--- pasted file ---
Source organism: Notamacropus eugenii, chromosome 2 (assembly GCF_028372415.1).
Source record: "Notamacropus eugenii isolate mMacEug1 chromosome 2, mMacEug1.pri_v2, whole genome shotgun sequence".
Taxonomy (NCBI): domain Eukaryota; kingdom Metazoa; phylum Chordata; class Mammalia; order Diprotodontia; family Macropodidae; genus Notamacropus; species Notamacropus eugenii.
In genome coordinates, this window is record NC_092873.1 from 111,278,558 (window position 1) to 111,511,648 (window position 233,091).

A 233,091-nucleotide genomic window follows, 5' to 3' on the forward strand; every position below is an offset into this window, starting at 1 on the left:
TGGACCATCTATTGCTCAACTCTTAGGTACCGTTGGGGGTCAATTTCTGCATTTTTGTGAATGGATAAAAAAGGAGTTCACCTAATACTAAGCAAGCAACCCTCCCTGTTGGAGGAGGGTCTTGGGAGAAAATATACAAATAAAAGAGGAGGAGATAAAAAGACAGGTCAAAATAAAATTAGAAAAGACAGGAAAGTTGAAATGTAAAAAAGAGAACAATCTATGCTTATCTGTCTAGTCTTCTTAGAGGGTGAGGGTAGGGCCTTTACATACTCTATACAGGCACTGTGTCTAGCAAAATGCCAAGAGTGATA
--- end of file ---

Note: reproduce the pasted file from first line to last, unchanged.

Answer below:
Source organism: Notamacropus eugenii, chromosome 2 (assembly GCF_028372415.1).
Source record: "Notamacropus eugenii isolate mMacEug1 chromosome 2, mMacEug1.pri_v2, whole genome shotgun sequence".
Taxonomy (NCBI): domain Eukaryota; kingdom Metazoa; phylum Chordata; class Mammalia; order Diprotodontia; family Macropodidae; genus Notamacropus; species Notamacropus eugenii.
In genome coordinates, this window is record NC_092873.1 from 111,278,558 (window position 1) to 111,511,648 (window position 233,091).

A 233,091-nucleotide genomic window follows, 5' to 3' on the forward strand; every position below is an offset into this window, starting at 1 on the left:
TGGACCATCTATTGCTCAACTCTTAGGTACCGTTGGGGGTCAATTTCTGCATTTTTGTGAATGGATAAAAAAGGAGTTCACCTAATACTAAGCAAGCAACCCTCCCTGTTGGAGGAGGGTCTTGGGAGAAAATATACAAATAAAAGAGGAGGAGATAAAAAGACAGGTCAAAATAAAATTAGAAAAGACAGGAAAGTTGAAATGTAAAAAAGAGAACAATCTATGCTTATCTGTCTAGTCTTCTTAGAGGGTGAGGGTAGGGCCTTTACATACTCTATACAGGCACTGTGTCTAGCAAAATGCCAAGAGTGATA